Vitriol is a Dying Art

“You’re pathetic!” she spat.

“Yes? Well hey everybody! Listen to the all-pervading harbinger of experience, truth and absolute wisdom! Tell me about love, Louise. Tell me what it’s like for you. I’ll show you mine if you show me yours – shall I start?”

He stood, the conversations on other tables slowly fading, all eyes attempting to focus on the pair of them through the cigar smoke and alcohol fumes.
“Try loving someone you can’t have so much that, when they bury her, you cry harder and longer than the widower – that hurts.”

Alex’s temperature had risen, along with him – the forefinger of one hand pressing violently down on the table, the other pointed accusingly at Louise. He sat down gently, straightening his jacket. He suddenly felt drained. The room fell silent, as Alex reached inside the left breast of his jacket and pulled out a revolver, retracting the safety as the muzzle touched his right temple. He frowned. Suddenly the room exploded into a frenzy of blood-spattered hysterical women, and crying men. The blood! Louise had never seen so much blood.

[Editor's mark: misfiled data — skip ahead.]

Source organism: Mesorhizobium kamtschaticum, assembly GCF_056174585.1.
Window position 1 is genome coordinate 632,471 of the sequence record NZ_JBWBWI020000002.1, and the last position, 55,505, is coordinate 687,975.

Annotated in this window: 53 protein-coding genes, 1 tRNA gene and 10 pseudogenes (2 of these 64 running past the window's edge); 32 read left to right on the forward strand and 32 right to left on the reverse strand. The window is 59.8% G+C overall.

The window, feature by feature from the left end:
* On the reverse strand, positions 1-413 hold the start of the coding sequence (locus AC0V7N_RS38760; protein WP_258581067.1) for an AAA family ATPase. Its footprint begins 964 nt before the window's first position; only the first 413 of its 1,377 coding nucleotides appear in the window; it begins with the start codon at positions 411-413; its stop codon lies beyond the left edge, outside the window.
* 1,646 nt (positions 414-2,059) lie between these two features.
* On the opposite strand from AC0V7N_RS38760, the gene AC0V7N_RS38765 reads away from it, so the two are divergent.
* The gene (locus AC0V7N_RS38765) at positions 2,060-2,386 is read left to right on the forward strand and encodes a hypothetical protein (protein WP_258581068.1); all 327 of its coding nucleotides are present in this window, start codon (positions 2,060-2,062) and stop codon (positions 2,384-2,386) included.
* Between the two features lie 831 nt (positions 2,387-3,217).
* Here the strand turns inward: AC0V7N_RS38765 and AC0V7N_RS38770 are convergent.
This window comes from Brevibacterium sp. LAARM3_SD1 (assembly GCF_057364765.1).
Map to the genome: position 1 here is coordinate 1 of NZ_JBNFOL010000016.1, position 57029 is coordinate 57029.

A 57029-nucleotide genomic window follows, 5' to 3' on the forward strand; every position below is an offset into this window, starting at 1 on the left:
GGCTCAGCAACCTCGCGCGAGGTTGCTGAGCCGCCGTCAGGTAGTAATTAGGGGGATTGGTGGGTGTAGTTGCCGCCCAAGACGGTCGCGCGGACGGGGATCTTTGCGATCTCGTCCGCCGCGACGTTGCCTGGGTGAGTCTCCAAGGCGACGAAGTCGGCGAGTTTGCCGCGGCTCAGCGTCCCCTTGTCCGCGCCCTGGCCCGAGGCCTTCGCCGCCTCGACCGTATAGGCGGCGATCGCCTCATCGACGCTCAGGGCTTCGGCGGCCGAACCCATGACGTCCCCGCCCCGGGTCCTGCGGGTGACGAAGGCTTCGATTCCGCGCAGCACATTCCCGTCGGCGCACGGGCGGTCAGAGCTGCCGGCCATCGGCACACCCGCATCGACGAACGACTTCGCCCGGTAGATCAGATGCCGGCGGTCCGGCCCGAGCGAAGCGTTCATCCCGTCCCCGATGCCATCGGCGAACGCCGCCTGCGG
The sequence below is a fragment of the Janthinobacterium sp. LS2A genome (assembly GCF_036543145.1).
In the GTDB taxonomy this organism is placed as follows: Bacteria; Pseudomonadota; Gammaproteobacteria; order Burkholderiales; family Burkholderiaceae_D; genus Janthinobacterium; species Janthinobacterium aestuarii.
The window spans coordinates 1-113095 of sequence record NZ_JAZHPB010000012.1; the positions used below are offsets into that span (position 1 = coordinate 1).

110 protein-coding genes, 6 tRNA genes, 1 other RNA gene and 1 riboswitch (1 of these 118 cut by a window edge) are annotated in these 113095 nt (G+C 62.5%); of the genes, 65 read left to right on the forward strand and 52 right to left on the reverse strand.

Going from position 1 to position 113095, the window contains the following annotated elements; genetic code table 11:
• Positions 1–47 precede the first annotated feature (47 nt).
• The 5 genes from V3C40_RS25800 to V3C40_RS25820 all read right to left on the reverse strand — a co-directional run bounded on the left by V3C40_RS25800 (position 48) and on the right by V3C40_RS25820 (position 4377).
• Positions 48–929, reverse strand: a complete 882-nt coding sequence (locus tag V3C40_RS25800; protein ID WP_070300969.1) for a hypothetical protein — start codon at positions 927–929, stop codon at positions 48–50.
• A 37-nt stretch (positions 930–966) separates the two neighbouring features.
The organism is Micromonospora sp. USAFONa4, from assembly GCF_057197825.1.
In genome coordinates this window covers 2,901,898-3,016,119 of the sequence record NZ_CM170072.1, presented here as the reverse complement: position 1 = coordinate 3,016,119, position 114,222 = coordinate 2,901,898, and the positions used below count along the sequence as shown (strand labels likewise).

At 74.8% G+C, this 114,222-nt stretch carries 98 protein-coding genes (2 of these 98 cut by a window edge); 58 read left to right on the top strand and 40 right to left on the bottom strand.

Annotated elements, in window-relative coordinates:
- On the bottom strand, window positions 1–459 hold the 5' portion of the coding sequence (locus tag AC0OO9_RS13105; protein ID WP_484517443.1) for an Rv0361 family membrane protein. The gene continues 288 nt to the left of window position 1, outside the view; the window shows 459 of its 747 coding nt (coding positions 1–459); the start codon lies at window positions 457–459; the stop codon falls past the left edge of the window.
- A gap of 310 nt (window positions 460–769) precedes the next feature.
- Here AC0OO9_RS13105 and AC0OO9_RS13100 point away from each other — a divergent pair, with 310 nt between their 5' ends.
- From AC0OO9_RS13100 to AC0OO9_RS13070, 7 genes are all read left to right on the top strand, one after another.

She paid the bill in full with the right money (the service had been lousy), stood up, turned and walked away.

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